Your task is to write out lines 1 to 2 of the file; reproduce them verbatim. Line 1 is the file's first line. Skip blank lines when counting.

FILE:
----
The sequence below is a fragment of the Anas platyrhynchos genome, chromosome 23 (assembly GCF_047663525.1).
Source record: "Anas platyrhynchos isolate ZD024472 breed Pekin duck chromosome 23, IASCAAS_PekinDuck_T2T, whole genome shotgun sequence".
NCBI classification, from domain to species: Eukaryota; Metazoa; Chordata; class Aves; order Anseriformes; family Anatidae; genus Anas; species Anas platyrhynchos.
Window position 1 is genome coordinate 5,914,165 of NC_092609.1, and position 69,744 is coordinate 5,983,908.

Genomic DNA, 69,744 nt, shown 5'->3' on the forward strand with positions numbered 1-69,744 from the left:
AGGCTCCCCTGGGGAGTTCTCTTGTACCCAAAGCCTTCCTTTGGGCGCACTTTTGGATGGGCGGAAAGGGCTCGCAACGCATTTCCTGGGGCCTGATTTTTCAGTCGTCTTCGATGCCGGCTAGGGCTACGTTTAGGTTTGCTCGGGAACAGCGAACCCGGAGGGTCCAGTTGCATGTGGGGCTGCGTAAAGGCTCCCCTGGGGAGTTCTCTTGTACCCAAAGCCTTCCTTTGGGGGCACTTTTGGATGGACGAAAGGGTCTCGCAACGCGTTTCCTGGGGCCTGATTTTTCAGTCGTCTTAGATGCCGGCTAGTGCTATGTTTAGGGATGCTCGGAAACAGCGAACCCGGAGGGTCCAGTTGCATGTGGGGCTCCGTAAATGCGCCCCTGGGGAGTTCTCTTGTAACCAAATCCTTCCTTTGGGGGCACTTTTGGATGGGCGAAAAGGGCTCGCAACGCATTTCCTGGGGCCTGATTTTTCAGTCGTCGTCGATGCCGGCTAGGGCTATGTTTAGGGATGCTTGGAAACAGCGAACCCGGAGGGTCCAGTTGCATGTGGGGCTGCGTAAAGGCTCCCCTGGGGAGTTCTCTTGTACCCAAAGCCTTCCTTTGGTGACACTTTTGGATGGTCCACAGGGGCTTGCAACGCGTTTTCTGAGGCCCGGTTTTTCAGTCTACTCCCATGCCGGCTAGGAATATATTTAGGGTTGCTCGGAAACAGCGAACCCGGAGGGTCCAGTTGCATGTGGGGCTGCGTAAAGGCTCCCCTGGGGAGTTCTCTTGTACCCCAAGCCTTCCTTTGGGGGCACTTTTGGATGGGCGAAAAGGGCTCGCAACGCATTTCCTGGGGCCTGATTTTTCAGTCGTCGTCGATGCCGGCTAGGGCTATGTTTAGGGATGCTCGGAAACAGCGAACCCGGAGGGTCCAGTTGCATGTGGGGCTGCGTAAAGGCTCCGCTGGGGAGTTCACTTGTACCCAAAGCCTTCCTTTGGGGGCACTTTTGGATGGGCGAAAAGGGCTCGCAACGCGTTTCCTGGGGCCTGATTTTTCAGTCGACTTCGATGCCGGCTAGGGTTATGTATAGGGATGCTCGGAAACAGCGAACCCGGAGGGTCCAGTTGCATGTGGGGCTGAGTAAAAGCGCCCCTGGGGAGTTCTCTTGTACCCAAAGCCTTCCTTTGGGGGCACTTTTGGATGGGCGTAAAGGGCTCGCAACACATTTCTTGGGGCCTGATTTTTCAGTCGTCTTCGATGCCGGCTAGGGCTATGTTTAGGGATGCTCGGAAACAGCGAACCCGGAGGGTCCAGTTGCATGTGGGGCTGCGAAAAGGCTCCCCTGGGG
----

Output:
The sequence below is a fragment of the Anas platyrhynchos genome, chromosome 23 (assembly GCF_047663525.1).
Source record: "Anas platyrhynchos isolate ZD024472 breed Pekin duck chromosome 23, IASCAAS_PekinDuck_T2T, whole genome shotgun sequence".